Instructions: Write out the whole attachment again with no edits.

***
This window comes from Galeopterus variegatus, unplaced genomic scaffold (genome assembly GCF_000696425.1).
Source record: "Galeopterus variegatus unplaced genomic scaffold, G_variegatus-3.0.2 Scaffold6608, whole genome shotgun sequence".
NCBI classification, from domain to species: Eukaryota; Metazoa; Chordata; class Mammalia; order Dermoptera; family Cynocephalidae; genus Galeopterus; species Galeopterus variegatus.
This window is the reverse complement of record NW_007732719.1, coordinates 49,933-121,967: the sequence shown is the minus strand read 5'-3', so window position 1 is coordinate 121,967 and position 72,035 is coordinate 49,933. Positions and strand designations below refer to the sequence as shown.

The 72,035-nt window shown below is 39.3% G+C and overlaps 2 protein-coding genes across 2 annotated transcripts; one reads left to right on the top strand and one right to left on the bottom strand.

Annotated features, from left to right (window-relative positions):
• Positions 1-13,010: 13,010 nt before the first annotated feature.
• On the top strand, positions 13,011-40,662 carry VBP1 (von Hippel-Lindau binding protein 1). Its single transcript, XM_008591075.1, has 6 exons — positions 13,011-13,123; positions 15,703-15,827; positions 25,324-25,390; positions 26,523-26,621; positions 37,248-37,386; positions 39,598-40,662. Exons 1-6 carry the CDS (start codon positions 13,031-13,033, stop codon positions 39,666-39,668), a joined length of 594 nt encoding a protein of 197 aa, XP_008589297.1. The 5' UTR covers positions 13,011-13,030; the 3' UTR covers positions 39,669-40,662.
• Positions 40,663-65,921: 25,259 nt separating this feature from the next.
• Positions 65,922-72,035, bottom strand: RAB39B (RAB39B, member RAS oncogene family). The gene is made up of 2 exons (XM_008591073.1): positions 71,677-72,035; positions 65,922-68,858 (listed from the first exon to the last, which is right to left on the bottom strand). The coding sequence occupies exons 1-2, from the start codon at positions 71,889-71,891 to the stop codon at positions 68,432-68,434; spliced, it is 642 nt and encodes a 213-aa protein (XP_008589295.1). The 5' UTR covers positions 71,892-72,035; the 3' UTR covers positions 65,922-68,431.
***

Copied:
This window comes from Galeopterus variegatus, unplaced genomic scaffold (genome assembly GCF_000696425.1).
Source record: "Galeopterus variegatus unplaced genomic scaffold, G_variegatus-3.0.2 Scaffold6608, whole genome shotgun sequence".
NCBI classification, from domain to species: Eukaryota; Metazoa; Chordata; class Mammalia; order Dermoptera; family Cynocephalidae; genus Galeopterus; species Galeopterus variegatus.
This window is the reverse complement of record NW_007732719.1, coordinates 49,933-121,967: the sequence shown is the minus strand read 5'-3', so window position 1 is coordinate 121,967 and position 72,035 is coordinate 49,933. Positions and strand designations below refer to the sequence as shown.

The 72,035-nt window shown below is 39.3% G+C and overlaps 2 protein-coding genes across 2 annotated transcripts; one reads left to right on the top strand and one right to left on the bottom strand.

Annotated features, from left to right (window-relative positions):
• Positions 1-13,010: 13,010 nt before the first annotated feature.
• On the top strand, positions 13,011-40,662 carry VBP1 (von Hippel-Lindau binding protein 1). Its single transcript, XM_008591075.1, has 6 exons — positions 13,011-13,123; positions 15,703-15,827; positions 25,324-25,390; positions 26,523-26,621; positions 37,248-37,386; positions 39,598-40,662. Exons 1-6 carry the CDS (start codon positions 13,031-13,033, stop codon positions 39,666-39,668), a joined length of 594 nt encoding a protein of 197 aa, XP_008589297.1. The 5' UTR covers positions 13,011-13,030; the 3' UTR covers positions 39,669-40,662.
• Positions 40,663-65,921: 25,259 nt separating this feature from the next.
• Positions 65,922-72,035, bottom strand: RAB39B (RAB39B, member RAS oncogene family). The gene is made up of 2 exons (XM_008591073.1): positions 71,677-72,035; positions 65,922-68,858 (listed from the first exon to the last, which is right to left on the bottom strand). The coding sequence occupies exons 1-2, from the start codon at positions 71,889-71,891 to the stop codon at positions 68,432-68,434; spliced, it is 642 nt and encodes a 213-aa protein (XP_008589295.1). The 5' UTR covers positions 71,892-72,035; the 3' UTR covers positions 65,922-68,431.